What visual information does a cyclist use to make a turn? To answer this question, we need to know not only what kind of visual information the cyclist uses, but also what he is looking at before and during the turn. To get an idea of this, it is useful to study the viewing behavior of professional cyclists and motorcyclists. These professionals go through a turn much more quickly than ordinary mortals, and their bicycle therefore tilts much more. For us that is a good thing, because in such an extreme situation their viewing behavior is much more striking. Now take a look at the bottom series of images, and you immediately see that these professionals are all looking inside the corner.
In the picture on the right you see images of two possible gaze directions during a turn to the left. The route is marked with a thick black line, the direction of travel with a black arrow, and the gaze direction with a red arrow. (The direction of travel is the direction you would ride if you were to continue straight ahead from there.) In the left image the gaze direction is to the left of the direction of travel, and this is called “looking through the curve”. And in the right image the gaze direction is to the right of the direction of travel, and this is called “looking out of the corner”. The angle between the gaze direction and the direction of travel determines the location on the future trajectory that you (as a cyclist) are currently looking at. Each position on the future trajectory is a so-called “movement target”, a scientific term that we will also use here. The sharper you look through the turn (the more left at a turn to the left, and the more right at a turn to the right), the farther the movement target is removed from your current position. If you look out of the corner (the right-hand image, looking in the extension of the bicycle), then you look at a location that is not on your future trajectory. In other words, you look at a location that is not a movement target. Professionals always look at a movement target.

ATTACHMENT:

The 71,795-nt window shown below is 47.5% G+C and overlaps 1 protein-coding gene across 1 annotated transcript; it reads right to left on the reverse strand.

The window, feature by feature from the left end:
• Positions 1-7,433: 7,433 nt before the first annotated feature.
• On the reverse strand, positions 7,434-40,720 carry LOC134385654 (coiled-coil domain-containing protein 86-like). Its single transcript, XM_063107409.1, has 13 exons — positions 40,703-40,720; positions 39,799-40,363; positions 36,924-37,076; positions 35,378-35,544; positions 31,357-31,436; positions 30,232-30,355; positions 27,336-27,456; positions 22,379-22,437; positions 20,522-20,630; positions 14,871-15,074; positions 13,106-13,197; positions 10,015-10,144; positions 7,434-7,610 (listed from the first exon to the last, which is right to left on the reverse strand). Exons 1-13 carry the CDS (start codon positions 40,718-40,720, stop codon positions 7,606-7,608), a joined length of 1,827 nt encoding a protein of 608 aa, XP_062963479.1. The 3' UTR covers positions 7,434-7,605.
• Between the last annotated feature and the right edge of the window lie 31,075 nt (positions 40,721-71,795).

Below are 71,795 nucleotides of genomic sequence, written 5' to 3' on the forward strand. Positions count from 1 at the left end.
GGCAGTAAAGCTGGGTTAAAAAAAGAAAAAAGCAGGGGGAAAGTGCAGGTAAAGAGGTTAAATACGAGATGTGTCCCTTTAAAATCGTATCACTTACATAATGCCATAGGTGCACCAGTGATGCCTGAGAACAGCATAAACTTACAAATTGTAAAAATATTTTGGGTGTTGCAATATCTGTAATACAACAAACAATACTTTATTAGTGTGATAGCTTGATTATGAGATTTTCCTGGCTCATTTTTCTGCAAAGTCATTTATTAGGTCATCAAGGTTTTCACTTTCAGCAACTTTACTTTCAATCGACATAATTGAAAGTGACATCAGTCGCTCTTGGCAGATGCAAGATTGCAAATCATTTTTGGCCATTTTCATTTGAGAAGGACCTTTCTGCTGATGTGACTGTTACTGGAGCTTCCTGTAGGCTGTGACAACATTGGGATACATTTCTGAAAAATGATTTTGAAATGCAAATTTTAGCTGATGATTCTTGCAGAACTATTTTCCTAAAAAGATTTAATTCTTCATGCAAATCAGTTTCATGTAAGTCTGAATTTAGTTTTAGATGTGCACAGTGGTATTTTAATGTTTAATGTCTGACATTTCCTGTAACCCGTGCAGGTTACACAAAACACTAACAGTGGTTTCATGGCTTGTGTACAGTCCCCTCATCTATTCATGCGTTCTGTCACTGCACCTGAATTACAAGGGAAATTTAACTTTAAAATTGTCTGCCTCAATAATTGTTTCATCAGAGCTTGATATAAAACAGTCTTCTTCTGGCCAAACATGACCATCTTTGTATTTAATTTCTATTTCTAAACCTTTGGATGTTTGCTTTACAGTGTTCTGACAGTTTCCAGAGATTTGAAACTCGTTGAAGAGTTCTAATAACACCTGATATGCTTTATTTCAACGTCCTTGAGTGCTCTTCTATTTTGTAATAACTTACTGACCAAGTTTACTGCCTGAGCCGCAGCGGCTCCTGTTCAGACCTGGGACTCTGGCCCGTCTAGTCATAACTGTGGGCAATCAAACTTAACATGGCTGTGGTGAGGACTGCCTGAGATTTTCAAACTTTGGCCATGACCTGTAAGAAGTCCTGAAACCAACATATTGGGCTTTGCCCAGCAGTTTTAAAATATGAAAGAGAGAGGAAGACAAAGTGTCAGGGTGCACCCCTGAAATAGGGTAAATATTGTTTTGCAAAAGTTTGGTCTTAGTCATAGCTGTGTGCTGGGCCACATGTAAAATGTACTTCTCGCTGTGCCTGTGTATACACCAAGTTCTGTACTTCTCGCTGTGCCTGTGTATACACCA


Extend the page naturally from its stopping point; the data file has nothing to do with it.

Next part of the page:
Scientists distinguish four different reasons for looking at a movement goal:
- Obtain reliable directional information from the optic flow
- Avoid optokinetic nystagmus
- Obtain reliable directional information from the motion parallax
- Allow for motor preparation
We will now discuss these four reasons one by one. The first three reasons have to do with perception and the fourth one with movement.
Optic flow concerns the speed and direction with which the environment moves past us, and in the video below this is illustrated with a point cloud.
Optic flow is useful in determining the direction of travel, and that is well illustrated when you play the above video fullscreen and looks at the center of your screen. This gives you the feeling to move in the direction of the center of your screen. This is because the points move faster as they are further away from the center of the screen; the points in the middle of the screen are almost stationary. Instead of looking at the center of the screen, you can also look next to the center, and that still gives you the feeling that you are moving in the direction of the center of your screen. Only, you do not feel so sure about your direction anymore, and that is because the location of the stationary points is not observed accurately anymore. After all, the center of the screen (the target of motion, the place where you move) is now in your peripheral field of view, and that is perceived less accurately than the central (foveal) field of view. The difference between the peripheral and the central field of view is well explained in the video below: